Roel
golfing in the kitchen

Thumbs up

4

BGT does have a type definition for int64. I know because I've used it.

Thumbs up

5

@Jason SW, so then it would have the appropriate ranges I've specified. Does it have a typedef for uint64, though?

"On two occasions I have been asked [by members of Parliament!]: 'Pray, Mr. Babbage, if you put into the machine wrong figures, will the right answers come out ?' I am not able rightly to apprehend the kind of confusion of ideas that could provoke such a question."    — Charles Babbage.

Thumbs up

6 (edited by Jason SW 2017-03-18 22:18:36)

It does have both int64 and uint64. However... After some testing, I found that they don't actually act like they should! Maybe the AngelScript engine has support for them, but since BGT was never compiled for 64 bit machines, it can't actually use them.
Int64 just acts like a regular int, and uint64 acts like a regular uint.

Thumbs up

7

Hi. I think i got your point. King zombie. I is a variable. Like this:
uint i;
But, I'm almost sure that you've seen something like this and you got this question shining in your mind:
for(uint i=0; i<something; i++)
And in this case, I have to tell you that this is a for loop. These loops are used to access arrays elements, or repeat something for some amount of time. And here, "I" is a variable which used the "uint" datatype.
Learn more about for loops and other loops at the bgt's language tutorial, under bgt manual file (bgt.chm).

Be careful that what you're saying, Just a word Can break your personality!

Thumbs up

8

I have another question, I was trying to play a sound looped with the sound_pool. I typed, p.play_stationary("sound.ogg",true);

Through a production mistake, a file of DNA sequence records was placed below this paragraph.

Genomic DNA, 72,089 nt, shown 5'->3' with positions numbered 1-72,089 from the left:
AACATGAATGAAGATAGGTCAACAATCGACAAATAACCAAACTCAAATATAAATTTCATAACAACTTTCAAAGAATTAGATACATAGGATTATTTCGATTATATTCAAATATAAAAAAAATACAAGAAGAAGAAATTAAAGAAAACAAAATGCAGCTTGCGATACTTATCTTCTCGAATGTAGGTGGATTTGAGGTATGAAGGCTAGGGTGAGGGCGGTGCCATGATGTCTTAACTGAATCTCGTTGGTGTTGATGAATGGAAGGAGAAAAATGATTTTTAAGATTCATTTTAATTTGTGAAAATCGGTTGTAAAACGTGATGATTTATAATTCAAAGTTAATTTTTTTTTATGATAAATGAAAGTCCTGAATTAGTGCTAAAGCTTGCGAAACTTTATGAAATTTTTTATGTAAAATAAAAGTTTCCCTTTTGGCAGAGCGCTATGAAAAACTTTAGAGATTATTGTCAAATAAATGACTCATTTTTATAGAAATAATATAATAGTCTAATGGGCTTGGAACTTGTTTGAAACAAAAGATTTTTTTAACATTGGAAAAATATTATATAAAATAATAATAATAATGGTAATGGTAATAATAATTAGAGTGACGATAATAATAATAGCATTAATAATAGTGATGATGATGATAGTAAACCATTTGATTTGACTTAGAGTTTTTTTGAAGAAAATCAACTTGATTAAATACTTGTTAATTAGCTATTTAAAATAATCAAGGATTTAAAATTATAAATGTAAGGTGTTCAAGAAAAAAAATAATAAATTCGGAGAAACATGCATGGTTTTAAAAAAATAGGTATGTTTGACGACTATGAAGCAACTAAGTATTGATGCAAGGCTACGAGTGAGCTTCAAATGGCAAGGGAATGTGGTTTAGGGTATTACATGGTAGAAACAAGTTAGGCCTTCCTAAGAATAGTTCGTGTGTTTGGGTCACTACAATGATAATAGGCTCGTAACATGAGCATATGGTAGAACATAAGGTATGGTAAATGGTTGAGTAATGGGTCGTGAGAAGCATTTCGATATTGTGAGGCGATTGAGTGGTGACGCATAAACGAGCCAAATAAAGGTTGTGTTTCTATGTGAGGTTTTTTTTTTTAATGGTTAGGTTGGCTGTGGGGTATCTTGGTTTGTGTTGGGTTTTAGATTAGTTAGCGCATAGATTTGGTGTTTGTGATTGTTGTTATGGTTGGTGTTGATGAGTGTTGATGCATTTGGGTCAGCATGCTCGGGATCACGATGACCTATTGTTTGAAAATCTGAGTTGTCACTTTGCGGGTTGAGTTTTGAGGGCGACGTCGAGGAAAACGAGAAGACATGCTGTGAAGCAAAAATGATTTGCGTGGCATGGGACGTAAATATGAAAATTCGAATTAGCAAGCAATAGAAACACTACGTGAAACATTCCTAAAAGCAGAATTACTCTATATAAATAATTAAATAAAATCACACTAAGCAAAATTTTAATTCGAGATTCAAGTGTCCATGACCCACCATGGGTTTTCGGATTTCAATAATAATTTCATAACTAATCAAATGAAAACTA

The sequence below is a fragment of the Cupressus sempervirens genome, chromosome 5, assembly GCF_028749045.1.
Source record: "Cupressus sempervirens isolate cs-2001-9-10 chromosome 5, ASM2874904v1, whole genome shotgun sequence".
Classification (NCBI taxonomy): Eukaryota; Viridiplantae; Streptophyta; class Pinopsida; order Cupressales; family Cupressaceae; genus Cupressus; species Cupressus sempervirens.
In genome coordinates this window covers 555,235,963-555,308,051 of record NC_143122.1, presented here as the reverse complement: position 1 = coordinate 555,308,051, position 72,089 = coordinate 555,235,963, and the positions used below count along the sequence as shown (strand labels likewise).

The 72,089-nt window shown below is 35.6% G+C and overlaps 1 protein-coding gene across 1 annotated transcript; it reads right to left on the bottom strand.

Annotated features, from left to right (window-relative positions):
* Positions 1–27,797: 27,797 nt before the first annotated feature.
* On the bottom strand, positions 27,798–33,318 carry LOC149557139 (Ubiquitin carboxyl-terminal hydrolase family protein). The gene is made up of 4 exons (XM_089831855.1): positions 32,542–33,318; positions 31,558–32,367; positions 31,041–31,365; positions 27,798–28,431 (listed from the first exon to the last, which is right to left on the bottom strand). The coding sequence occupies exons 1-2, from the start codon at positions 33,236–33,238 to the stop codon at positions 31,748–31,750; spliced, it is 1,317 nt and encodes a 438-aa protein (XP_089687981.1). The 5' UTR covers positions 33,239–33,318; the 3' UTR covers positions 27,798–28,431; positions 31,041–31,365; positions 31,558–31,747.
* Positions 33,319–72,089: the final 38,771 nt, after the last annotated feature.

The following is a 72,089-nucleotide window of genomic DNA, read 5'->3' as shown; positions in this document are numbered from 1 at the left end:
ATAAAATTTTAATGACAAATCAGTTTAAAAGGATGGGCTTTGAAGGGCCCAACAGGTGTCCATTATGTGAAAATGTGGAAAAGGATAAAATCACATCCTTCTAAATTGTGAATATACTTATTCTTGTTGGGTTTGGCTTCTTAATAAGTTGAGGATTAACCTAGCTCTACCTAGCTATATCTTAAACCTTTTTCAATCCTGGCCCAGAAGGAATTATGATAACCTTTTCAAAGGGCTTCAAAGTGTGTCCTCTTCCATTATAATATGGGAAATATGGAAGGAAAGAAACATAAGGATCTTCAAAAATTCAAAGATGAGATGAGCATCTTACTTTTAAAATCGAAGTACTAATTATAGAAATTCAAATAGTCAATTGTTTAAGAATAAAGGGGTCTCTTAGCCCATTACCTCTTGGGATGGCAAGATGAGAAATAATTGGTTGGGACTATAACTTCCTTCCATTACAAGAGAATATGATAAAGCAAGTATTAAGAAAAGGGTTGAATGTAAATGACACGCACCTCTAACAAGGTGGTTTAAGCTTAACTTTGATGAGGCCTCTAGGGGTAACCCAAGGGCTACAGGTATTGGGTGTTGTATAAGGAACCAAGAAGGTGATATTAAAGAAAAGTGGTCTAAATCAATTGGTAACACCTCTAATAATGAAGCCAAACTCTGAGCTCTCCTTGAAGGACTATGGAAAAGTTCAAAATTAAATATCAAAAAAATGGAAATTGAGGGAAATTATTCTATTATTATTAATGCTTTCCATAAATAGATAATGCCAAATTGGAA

when I run the script the sound plays, but it sounds like it is playing more then once. How can I fix this

Thumbs up

9

Hi,
You'd have to submit the code surrounding that statement for us to help you there. sound_pool.play_stationary has the declarative form of:
int play_stationary(string filename, bool looping, bool persistent=false)
(see remark 1 below for information.)
You might want to try sound_pool.play_stationary_extended (), which has the declarative form of:
int play_stationary_extended(string filename, bool looping, double offset, float start_pan, float start_volume, float start_pitch, bool persistent=false)
(See remark 2 below for information.)
Here is the parameter listing for play_stationary();
filename
The filename to play.
looping
A boolean specifying whether the sound should loop or not.
persistent
An optional boolean specifying whether the sound should be persistent or not, meaning whether or not it should be automatically cleaned up after playback has finished. If this argument is not given, false is the default which means that the sound does get cleaned up.
And here is the one for play_stationary_extended:
filename
The filename to play.
looping
A boolean specifying whether the sound should loop or not.
offset
The point in the sound file where playback should begin, in milliseconds.
start_pan
The starting pan of the sound.
start_volume
The starting volume of the sound.
start_pitch
The starting pitch of the sound.
persistent
An optional boolean specifying whether the sound should be persistent or not, meaning whether or not it should be automatically cleaned up after playback has finished. If this argument is not given, false is the default which means that the sound does get cleaned up.
Remarks: